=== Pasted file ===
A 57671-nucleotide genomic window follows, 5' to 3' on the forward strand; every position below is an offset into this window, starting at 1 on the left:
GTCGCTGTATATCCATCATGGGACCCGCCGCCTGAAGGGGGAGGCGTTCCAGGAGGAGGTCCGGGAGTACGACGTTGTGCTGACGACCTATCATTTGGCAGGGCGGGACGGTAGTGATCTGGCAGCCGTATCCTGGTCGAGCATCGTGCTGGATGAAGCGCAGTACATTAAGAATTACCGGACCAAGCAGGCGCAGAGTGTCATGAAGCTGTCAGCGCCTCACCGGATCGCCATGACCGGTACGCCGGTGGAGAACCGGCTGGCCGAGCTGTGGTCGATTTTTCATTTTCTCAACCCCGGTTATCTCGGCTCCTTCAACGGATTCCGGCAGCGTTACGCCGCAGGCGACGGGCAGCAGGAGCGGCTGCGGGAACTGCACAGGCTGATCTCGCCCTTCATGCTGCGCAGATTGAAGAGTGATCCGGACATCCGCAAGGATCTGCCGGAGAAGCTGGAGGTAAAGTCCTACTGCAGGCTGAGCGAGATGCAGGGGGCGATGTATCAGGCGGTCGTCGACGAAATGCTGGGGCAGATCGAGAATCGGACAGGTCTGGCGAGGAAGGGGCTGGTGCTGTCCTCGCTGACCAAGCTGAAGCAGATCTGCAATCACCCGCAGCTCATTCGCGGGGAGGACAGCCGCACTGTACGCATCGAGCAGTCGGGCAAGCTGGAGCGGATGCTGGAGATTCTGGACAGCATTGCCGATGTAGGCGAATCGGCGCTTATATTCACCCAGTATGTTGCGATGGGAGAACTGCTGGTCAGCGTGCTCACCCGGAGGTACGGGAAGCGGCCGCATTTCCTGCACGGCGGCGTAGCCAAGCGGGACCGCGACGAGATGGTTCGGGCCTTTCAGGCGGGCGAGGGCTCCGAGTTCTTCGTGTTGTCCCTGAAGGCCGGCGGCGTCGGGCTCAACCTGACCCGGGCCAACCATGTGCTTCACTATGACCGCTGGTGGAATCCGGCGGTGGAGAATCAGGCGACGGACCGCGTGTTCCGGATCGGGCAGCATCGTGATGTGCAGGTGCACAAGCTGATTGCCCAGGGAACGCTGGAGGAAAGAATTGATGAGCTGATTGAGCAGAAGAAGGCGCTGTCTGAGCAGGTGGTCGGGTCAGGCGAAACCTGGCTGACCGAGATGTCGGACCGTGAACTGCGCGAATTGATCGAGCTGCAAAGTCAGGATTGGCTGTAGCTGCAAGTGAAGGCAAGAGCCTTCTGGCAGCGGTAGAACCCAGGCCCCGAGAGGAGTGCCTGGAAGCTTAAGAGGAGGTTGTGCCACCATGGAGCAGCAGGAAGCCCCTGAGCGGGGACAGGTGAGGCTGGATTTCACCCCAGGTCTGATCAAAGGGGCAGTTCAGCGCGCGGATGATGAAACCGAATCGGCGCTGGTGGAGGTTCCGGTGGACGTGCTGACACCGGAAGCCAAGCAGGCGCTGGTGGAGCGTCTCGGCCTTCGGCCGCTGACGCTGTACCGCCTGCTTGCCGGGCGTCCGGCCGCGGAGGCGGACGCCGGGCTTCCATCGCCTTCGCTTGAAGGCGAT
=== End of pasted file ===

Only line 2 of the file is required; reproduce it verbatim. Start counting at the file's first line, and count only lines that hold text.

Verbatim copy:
GTCGCTGTATATCCATCATGGGACCCGCCGCCTGAAGGGGGAGGCGTTCCAGGAGGAGGTCCGGGAGTACGACGTTGTGCTGACGACCTATCATTTGGCAGGGCGGGACGGTAGTGATCTGGCAGCCGTATCCTGGTCGAGCATCGTGCTGGATGAAGCGCAGTACATTAAGAATTACCGGACCAAGCAGGCGCAGAGTGTCATGAAGCTGTCAGCGCCTCACCGGATCGCCATGACCGGTACGCCGGTGGAGAACCGGCTGGCCGAGCTGTGGTCGATTTTTCATTTTCTCAACCCCGGTTATCTCGGCTCCTTCAACGGATTCCGGCAGCGTTACGCCGCAGGCGACGGGCAGCAGGAGCGGCTGCGGGAACTGCACAGGCTGATCTCGCCCTTCATGCTGCGCAGATTGAAGAGTGATCCGGACATCCGCAAGGATCTGCCGGAGAAGCTGGAGGTAAAGTCCTACTGCAGGCTGAGCGAGATGCAGGGGGCGATGTATCAGGCGGTCGTCGACGAAATGCTGGGGCAGATCGAGAATCGGACAGGTCTGGCGAGGAAGGGGCTGGTGCTGTCCTCGCTGACCAAGCTGAAGCAGATCTGCAATCACCCGCAGCTCATTCGCGGGGAGGACAGCCGCACTGTACGCATCGAGCAGTCGGGCAAGCTGGAGCGGATGCTGGAGATTCTGGACAGCATTGCCGATGTAGGCGAATCGGCGCTTATATTCACCCAGTATGTTGCGATGGGAGAACTGCTGGTCAGCGTGCTCACCCGGAGGTACGGGAAGCGGCCGCATTTCCTGCACGGCGGCGTAGCCAAGCGGGACCGCGACGAGATGGTTCGGGCCTTTCAGGCGGGCGAGGGCTCCGAGTTCTTCGTGTTGTCCCTGAAGGCCGGCGGCGTCGGGCTCAACCTGACCCGGGCCAACCATGTGCTTCACTATGACCGCTGGTGGAATCCGGCGGTGGAGAATCAGGCGACGGACCGCGTGTTCCGGATCGGGCAGCATCGTGATGTGCAGGTGCACAAGCTGATTGCCCAGGGAACGCTGGAGGAAAGAATTGATGAGCTGATTGAGCAGAAGAAGGCGCTGTCTGAGCAGGTGGTCGGGTCAGGCGAAACCTGGCTGACCGAGATGTCGGACCGTGAACTGCGCGAATTGATCGAGCTGCAAAGTCAGGATTGGCTGTAGCTGCAAGTGAAGGCAAGAGCCTTCTGGCAGCGGTAGAACCCAGGCCCCGAGAGGAGTGCCTGGAAGCTTAAGAGGAGGTTGTGCCACCATGGAGCAGCAGGAAGCCCCTGAGCGGGGACAGGTGAGGCTGGATTTCACCCCAGGTCTGATCAAAGGGGCAGTTCAGCGCGCGGATGATGAAACCGAATCGGCGCTGGTGGAGGTTCCGGTGGACGTGCTGACACCGGAAGCCAAGCAGGCGCTGGTGGAGCGTCTCGGCCTTCGGCCGCTGACGCTGTACCGCCTGCTTGCCGGGCGTCCGGCCGCGGAGGCGGACGCCGGGCTTCCATCGCCTTCGCTTGAAGGCGAT